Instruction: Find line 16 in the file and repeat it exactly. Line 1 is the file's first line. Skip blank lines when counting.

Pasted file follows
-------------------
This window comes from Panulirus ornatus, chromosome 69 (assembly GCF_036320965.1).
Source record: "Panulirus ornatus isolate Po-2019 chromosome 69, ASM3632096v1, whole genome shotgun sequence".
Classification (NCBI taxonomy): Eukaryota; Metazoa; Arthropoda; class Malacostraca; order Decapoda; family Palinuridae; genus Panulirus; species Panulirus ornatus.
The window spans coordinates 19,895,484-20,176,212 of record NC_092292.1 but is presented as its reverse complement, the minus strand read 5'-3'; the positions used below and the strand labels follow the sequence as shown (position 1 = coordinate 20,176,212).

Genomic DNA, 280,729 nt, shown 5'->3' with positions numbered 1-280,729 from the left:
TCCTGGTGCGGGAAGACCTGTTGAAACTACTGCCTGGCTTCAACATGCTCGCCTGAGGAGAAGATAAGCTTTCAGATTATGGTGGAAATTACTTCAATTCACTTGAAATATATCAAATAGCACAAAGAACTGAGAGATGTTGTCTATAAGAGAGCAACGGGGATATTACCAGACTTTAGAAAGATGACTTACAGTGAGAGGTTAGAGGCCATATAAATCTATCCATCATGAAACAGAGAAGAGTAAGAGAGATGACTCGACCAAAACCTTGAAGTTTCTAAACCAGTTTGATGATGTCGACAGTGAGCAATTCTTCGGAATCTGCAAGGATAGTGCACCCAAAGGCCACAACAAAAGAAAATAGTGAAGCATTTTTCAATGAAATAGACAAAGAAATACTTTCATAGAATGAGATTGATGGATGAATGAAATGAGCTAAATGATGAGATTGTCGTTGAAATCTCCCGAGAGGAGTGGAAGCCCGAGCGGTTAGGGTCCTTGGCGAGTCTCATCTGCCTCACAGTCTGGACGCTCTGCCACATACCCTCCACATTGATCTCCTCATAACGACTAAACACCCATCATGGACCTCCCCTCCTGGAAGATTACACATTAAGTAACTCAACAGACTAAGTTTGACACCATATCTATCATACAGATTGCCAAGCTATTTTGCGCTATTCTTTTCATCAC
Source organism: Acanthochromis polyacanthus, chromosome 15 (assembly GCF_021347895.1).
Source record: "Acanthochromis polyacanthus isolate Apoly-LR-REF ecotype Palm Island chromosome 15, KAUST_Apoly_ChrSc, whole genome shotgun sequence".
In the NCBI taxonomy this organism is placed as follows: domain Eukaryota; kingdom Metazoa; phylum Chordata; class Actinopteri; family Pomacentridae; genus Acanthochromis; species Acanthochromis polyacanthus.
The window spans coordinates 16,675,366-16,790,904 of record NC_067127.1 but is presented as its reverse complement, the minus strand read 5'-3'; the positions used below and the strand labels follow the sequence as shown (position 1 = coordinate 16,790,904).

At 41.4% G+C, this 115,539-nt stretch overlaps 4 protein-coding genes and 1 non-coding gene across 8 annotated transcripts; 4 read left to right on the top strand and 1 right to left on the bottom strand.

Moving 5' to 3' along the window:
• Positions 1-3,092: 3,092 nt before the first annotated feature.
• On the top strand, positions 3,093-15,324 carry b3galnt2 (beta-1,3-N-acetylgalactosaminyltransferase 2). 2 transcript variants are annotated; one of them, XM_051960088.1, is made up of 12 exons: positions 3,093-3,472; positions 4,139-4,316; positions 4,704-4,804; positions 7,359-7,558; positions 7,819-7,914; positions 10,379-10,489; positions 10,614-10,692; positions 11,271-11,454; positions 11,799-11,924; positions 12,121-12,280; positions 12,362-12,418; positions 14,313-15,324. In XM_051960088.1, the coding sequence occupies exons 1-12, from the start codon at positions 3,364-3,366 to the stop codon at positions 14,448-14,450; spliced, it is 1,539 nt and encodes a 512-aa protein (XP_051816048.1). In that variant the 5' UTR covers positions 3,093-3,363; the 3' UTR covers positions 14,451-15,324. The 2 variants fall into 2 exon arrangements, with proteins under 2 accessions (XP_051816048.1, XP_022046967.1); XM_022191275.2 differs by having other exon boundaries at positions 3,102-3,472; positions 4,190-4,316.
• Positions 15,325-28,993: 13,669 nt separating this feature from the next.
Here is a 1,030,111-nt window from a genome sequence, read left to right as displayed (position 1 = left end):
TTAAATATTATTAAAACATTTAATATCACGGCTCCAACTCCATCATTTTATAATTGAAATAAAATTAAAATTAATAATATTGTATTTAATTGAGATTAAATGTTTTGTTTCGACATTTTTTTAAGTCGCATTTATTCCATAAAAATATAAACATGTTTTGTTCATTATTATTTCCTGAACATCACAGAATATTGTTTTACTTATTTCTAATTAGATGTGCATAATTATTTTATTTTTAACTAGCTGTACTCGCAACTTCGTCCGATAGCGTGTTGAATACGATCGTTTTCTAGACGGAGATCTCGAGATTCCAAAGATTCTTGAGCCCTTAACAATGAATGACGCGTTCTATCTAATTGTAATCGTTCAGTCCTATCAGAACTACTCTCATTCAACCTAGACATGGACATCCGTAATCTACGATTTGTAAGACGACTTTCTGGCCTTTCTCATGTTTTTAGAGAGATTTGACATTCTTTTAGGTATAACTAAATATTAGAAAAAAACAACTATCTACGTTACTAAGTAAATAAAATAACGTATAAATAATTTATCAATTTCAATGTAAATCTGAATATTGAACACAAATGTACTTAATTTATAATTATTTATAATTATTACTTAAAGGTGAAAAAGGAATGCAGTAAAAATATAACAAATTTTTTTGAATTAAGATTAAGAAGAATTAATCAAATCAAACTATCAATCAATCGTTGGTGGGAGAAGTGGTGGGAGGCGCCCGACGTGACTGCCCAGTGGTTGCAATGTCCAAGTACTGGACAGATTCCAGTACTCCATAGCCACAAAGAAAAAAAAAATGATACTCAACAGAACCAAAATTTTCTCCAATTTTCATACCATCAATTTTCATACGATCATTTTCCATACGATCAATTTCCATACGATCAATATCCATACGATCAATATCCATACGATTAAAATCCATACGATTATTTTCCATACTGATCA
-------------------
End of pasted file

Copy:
Here is a 1,030,111-nt window from a genome sequence, read left to right as displayed (position 1 = left end):